This card game is something special. Deep, complex, and very, very difficult for players to win. But the wins are so very rewarding as each will unlocks new game elements; held within three sealed envelopes which come with the game.
Patchwork (30 Minutes, Ages 8+, Mayfair)
It’s a quilt off! In Patchwork, two players compete to build the most aesthetically pleasing (through the application of points) patchwork quilt. Each player has a personal quilting grid and all of the tetris-like patches are laid out in a circle and a spool is placed on the starting tile. Each patch has a cost in buttons and time and an income that can be collected at the end of your turn. Each player starts the game with five buttons. On a turn a player may purchase a patch within three spaces of the spool, pay the cost in buttons, and move the spool unoccupied spot. That patch is then placed on your board and your advance the a time token. Like tetris, you want to plan ahead and fit your patches as close as possible to other patches. If the time token is behind your opponent’s token, you get to go again. If you are running low on buttons, you can pass instead of buying a patch, which allows you to collect buttons from the supply. The game ends when both player’s time tokens reach the end of the time track, the quilting circle breaks up and each player scores their quilt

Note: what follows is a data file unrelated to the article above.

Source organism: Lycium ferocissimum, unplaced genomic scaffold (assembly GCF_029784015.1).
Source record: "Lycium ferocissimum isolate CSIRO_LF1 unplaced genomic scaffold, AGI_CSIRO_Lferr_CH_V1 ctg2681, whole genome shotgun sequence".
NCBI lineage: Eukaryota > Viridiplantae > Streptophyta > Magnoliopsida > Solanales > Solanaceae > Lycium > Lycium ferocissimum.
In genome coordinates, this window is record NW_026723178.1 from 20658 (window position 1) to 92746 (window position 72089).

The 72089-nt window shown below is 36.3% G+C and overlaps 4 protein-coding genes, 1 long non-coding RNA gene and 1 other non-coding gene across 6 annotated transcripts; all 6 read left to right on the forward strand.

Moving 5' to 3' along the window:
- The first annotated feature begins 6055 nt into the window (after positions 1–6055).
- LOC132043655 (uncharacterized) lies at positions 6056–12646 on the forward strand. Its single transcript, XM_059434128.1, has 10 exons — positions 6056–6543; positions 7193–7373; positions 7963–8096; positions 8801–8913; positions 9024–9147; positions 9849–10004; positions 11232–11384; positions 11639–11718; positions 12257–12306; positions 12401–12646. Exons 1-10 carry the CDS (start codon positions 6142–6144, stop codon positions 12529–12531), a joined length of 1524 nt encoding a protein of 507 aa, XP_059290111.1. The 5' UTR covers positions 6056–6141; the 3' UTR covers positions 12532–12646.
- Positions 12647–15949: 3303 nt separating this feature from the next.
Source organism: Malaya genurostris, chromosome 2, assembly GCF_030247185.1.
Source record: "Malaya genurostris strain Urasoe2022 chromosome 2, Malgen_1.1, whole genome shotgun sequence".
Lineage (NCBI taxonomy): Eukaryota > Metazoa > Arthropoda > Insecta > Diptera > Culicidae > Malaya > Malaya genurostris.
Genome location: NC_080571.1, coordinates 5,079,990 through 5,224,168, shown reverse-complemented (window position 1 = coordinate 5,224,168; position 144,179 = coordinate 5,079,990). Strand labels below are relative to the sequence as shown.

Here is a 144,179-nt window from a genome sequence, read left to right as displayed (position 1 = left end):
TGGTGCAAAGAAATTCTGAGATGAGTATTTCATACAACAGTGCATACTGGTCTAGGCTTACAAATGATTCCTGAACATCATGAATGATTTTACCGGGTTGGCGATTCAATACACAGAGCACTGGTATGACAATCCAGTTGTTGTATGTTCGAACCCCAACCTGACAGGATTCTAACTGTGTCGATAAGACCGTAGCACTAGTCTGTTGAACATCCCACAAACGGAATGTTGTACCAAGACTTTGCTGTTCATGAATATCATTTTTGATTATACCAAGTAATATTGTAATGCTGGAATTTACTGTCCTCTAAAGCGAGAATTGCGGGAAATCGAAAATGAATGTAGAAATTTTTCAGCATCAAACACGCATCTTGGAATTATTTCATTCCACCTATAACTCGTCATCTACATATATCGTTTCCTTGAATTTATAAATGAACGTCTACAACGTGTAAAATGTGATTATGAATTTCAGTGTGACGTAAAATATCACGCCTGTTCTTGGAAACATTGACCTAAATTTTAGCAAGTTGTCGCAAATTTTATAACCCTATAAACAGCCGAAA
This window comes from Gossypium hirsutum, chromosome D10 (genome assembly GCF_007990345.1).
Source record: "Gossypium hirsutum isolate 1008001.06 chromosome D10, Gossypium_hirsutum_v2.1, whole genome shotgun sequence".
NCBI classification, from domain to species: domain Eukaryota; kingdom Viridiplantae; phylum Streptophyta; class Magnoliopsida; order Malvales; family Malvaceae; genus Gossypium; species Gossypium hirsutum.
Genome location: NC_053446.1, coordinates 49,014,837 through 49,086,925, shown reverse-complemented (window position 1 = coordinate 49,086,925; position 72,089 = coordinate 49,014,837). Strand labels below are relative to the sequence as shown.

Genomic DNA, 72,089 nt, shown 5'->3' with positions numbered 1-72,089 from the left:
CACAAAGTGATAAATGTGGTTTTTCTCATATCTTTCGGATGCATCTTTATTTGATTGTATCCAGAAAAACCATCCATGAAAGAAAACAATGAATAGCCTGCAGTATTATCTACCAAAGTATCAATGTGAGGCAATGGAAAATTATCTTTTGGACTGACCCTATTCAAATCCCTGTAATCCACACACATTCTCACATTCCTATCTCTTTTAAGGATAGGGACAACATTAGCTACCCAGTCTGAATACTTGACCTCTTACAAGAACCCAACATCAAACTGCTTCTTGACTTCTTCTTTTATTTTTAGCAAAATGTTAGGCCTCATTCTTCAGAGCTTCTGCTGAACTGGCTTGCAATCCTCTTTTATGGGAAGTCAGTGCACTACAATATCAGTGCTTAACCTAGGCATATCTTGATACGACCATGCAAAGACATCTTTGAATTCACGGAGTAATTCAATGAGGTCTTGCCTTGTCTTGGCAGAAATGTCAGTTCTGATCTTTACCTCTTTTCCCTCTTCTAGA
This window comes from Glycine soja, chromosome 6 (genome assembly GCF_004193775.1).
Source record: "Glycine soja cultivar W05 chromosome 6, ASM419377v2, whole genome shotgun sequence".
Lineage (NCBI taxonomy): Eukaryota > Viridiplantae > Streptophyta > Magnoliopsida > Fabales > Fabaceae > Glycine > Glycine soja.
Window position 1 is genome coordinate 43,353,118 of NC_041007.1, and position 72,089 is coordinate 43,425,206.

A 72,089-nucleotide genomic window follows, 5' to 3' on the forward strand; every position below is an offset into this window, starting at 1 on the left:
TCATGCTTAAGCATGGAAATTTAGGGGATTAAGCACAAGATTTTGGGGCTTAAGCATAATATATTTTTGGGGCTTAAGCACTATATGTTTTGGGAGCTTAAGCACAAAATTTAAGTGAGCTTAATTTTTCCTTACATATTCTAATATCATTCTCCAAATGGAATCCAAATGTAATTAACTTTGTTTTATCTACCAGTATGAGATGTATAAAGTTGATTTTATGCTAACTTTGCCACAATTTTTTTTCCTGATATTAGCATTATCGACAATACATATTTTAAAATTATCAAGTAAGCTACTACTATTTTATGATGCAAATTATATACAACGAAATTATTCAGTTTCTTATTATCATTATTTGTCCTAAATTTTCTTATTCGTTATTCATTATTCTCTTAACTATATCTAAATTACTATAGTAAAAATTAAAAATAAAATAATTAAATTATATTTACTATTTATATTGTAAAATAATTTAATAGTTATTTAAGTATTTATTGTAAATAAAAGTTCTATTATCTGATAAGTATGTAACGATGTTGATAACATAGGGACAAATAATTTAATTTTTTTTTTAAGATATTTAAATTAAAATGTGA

With rules that can be explained quickly, a mechanism that looks shockingly like Tetris, Patchwork is a fulfillingly strategic but non-confrontational puzzle for players.
These games will blow your mind with even more complexity and will appeal to fully-fledged, merit-badged and honored board gaming humans (or those that prefer to start with a challenge).
7 Wonders Duel (30 minutes, Ages 10+, Asmodee)
In 7 Wonders: Duel players are developing competing civilizations by collecting resources, erecting wonders of architecture, developing science and technology, and waging war. The game is arranged into three ages (each age is a deck of cards) which are arranged in pyramid with some cards face up and some cards face down by rows. Players then take turns choosing a card and using it in one of three ways. They can build a building by paying the cost and placing the card in front of them, discard the card for money, or use the card to erect a wonder. Each card has a cost to build and then an effect which is applied. Through selection of cards, you can win through warfare (by collecting red cards and moving your army towards your opponent’s city), through science and technology (by collecting sets of green cards), or through commerce (by collecting resources and gaining more points than your opponent).
There is a delightful combination of luck, strategy, and interaction in 7 Wonders: Duel. You can win through science, warfare or commerce which requires players to keep a tactical eye on the cards and what their opponent is planning. Unfortunately, it requires more set-up than the other games on this list and will take a few plays to understand the iconography on the cards.